Cybercriminals are leveraging the hacktivist movement to make a profit
An interesting piece of ransomware has been spotted. Unlike its predecessors, it doesn’t leverage the name of a law enforcement agency to scare its victims, but the name of the infamous hacktivist movement Anonymous.Ransomware is a piece of malware that locks up computers and asks victims to pay a certain amount of money that allegedly represents a fine for downloading illegal content.
It usually relies on the reputation of the FBI, Metropolitan Police or other law enforcement agencies from around the world to appear more convincing. However, it appears that some cybercriminals have started using Anonymous’ reputation to scare users into paying up.
The representatives of Swiss security blog Abuse.ch have managed to obtain a screenshot of the “lock screen.”
“Your computer has been hacked by the Anonymous Hackers Group and locked for the moment. All files have been encrypted. You need to pay a ransom of £100 within 24 hours to restore the computer back to normal,” reads the message presented to victims.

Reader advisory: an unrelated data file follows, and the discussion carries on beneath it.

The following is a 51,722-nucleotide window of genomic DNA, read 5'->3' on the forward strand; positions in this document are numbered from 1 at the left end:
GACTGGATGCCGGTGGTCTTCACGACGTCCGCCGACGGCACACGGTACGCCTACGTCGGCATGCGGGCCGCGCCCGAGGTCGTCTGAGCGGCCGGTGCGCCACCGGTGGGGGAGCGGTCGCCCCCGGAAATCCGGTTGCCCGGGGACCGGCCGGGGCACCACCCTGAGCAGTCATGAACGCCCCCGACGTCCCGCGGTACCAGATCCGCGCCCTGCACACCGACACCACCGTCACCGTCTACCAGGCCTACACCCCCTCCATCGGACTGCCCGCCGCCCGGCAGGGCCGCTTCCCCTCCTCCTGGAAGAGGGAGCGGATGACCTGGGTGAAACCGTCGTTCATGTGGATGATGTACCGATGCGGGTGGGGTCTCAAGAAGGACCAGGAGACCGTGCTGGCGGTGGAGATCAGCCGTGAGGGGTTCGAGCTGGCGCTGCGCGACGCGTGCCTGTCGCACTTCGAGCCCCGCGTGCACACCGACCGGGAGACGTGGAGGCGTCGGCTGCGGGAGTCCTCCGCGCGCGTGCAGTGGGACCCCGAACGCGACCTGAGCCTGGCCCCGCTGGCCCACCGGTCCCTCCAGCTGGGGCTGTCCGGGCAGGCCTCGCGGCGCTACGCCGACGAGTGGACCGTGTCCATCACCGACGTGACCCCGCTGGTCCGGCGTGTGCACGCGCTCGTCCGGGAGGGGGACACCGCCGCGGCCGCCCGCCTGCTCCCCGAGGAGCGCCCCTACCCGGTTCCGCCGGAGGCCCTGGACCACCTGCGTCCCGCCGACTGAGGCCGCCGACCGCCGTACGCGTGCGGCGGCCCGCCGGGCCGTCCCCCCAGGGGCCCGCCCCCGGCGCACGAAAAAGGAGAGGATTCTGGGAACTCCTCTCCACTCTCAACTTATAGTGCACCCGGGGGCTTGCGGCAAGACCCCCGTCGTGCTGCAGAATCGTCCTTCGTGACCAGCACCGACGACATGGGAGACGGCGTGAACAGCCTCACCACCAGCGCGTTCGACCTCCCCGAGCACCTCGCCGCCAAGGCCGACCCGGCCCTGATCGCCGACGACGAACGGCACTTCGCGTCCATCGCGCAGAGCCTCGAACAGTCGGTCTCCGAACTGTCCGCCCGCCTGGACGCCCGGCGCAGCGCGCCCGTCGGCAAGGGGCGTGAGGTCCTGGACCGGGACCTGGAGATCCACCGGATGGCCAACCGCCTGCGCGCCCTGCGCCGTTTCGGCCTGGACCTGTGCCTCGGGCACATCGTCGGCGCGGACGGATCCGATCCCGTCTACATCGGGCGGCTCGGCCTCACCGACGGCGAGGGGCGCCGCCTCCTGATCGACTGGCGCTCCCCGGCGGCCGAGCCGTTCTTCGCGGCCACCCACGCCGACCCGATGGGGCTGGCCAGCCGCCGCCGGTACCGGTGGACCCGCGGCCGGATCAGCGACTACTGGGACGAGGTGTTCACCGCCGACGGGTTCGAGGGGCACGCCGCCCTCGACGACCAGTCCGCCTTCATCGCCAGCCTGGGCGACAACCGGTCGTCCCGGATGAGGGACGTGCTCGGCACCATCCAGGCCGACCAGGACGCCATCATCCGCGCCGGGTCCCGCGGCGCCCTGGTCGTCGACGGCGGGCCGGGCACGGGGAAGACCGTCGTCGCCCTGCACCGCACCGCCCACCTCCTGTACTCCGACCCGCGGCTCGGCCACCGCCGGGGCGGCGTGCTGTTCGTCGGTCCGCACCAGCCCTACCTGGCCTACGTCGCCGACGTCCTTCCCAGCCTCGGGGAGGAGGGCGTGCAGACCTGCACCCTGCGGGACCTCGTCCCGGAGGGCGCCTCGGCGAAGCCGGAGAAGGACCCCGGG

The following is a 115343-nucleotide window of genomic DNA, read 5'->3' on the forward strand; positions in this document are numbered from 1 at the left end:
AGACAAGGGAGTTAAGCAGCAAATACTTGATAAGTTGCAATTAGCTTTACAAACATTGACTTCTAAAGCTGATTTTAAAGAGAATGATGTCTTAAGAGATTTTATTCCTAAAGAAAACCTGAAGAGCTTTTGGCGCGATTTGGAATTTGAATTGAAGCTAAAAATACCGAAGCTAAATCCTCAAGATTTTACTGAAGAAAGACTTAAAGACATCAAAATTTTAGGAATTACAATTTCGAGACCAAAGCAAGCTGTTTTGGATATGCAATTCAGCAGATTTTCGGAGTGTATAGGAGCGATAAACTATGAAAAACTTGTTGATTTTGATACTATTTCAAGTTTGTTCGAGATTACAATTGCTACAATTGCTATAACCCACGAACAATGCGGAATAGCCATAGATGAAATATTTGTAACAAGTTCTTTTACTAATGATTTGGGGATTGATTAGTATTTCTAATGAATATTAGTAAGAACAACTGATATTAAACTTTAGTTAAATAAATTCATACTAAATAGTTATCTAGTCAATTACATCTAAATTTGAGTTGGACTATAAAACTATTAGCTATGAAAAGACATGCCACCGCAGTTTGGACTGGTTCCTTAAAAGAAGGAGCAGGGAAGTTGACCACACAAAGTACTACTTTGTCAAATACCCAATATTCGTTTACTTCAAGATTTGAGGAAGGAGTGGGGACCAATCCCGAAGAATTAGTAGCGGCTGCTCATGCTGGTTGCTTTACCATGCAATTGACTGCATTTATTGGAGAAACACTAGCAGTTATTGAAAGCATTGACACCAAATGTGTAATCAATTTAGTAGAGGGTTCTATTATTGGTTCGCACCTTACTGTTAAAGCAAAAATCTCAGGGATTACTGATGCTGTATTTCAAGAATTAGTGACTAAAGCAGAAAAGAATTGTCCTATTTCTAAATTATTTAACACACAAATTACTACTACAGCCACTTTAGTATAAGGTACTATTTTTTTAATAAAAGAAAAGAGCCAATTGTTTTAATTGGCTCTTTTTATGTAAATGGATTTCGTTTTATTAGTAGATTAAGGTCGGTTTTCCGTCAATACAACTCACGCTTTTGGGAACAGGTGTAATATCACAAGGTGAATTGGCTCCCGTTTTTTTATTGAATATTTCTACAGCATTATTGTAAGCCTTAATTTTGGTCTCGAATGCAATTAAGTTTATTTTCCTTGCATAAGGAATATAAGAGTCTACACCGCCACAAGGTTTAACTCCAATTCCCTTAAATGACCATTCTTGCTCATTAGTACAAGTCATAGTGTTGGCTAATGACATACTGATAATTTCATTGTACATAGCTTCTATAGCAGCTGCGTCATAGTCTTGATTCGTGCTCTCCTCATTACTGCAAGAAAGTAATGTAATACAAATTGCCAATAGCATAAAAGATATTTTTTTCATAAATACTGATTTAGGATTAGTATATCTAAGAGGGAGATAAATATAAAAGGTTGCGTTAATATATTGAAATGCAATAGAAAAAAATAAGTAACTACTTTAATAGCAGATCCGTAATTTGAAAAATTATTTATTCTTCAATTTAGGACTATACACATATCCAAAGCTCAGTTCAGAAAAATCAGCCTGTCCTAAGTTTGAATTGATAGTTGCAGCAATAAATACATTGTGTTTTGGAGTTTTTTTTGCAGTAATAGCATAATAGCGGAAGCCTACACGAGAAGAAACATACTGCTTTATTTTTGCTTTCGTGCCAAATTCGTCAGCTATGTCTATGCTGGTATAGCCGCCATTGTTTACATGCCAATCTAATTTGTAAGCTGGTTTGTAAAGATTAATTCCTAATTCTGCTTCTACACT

“If the ransom is not paid on time all the contents of your computer will be deleted and all your personal information such as your name, address, D.O.B., etc. will be published online, after this has been done the process, ram and motherboard will be fried. Any attempts to remove this virus will result in the consequences mentioned.”
Then, users are instructed to pay the money via Ukash in order to have their computers unlocked.
Anonymous is a hacktivist movement that militates for freedom of speech, freedom of information and other noble causes. However, cybercriminals are most likely relying on the fact that many users might not know exactly what Anonymous is about and confuse it with a criminal collective.
This may be especially true since popular culture has often associated hackers with criminals, regardless of the “color of their hat” or their objectives.